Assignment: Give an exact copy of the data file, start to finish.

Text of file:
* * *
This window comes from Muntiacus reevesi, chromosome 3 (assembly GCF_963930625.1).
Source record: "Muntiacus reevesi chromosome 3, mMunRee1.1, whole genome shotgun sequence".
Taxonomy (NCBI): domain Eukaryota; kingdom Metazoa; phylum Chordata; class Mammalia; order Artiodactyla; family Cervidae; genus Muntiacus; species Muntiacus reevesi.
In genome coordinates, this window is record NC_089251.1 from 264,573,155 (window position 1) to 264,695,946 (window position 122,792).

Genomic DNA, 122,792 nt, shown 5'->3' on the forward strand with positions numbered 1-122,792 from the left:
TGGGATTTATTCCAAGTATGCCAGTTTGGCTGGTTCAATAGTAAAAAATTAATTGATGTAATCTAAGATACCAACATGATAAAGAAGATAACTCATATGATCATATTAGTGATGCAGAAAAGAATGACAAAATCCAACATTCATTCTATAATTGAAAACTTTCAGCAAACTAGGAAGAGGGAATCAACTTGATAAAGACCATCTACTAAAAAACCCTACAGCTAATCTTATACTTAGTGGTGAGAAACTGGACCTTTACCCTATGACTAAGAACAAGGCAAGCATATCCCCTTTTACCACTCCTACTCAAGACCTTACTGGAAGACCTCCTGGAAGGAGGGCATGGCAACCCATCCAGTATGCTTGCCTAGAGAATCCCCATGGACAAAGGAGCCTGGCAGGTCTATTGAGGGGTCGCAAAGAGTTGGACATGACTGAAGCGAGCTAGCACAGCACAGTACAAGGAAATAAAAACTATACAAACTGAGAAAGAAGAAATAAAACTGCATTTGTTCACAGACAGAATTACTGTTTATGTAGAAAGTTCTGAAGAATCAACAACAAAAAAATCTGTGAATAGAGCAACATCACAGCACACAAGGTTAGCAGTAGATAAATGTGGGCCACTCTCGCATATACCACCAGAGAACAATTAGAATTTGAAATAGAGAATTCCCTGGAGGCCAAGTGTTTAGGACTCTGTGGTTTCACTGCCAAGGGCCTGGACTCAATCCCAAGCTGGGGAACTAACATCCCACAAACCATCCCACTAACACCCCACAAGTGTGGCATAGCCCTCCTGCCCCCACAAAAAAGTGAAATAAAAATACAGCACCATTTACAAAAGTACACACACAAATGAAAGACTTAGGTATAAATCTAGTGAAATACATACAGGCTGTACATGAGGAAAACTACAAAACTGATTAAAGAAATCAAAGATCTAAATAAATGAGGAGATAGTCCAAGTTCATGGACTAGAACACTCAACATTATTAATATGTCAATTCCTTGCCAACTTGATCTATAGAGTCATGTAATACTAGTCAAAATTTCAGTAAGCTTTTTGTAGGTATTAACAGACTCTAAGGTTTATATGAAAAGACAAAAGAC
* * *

This window comes from Muntiacus reevesi, chromosome 3 (assembly GCF_963930625.1).
Source record: "Muntiacus reevesi chromosome 3, mMunRee1.1, whole genome shotgun sequence".
Taxonomy (NCBI): domain Eukaryota; kingdom Metazoa; phylum Chordata; class Mammalia; order Artiodactyla; family Cervidae; genus Muntiacus; species Muntiacus reevesi.
In genome coordinates, this window is record NC_089251.1 from 264,573,155 (window position 1) to 264,695,946 (window position 122,792).

Genomic DNA, 122,792 nt, shown 5'->3' on the forward strand with positions numbered 1-122,792 from the left:
TGGGATTTATTCCAAGTATGCCAGTTTGGCTGGTTCAATAGTAAAAAATTAATTGATGTAATCTAAGATACCAACATGATAAAGAAGATAACTCATATGATCATATTAGTGATGCAGAAAAGAATGACAAAATCCAACATTCATTCTATAATTGAAAACTTTCAGCAAACTAGGAAGAGGGAATCAACTTGATAAAGACCATCTACTAAAAAACCCTACAGCTAATCTTATACTTAGTGGTGAGAAACTGGACCTTTACCCTATGACTAAGAACAAGGCAAGCATATCCCCTTTTACCACTCCTACTCAAGACCTTACTGGAAGACCTCCTGGAAGGAGGGCATGGCAACCCATCCAGTATGCTTGCCTAGAGAATCCCCATGGACAAAGGAGCCTGGCAGGTCTATTGAGGGGTCGCAAAGAGTTGGACATGACTGAAGCGAGCTAGCACAGCACAGTACAAGGAAATAAAAACTATACAAACTGAGAAAGAAGAAATAAAACTGCATTTGTTCACAGACAGAATTACTGTTTATGTAGAAAGTTCTGAAGAATCAACAACAAAAAAATCTGTGAATAGAGCAACATCACAGCACACAAGGTTAGCAGTAGATAAATGTGGGCCACTCTCGCATATACCACCAGAGAACAATTAGAATTTGAAATAGAGAATTCCCTGGAGGCCAAGTGTTTAGGACTCTGTGGTTTCACTGCCAAGGGCCTGGACTCAATCCCAAGCTGGGGAACTAACATCCCACAAACCATCCCACTAACACCCCACAAGTGTGGCATAGCCCTCCTGCCCCCACAAAAAAGTGAAATAAAAATACAGCACCATTTACAAAAGTACACACACAAATGAAAGACTTAGGTATAAATCTAGTGAAATACATACAGGCTGTACATGAGGAAAACTACAAAACTGATTAAAGAAATCAAAGATCTAAATAAATGAGGAGATAGTCCAAGTTCATGGACTAGAACACTCAACATTATTAATATGTCAATTCCTTGCCAACTTGATCTATAGAGTCATGTAATACTAGTCAAAATTTCAGTAAGCTTTTTGTAGGTATTAACAGACTCTAAGGTTTATATGAAAAGACAAAAGAC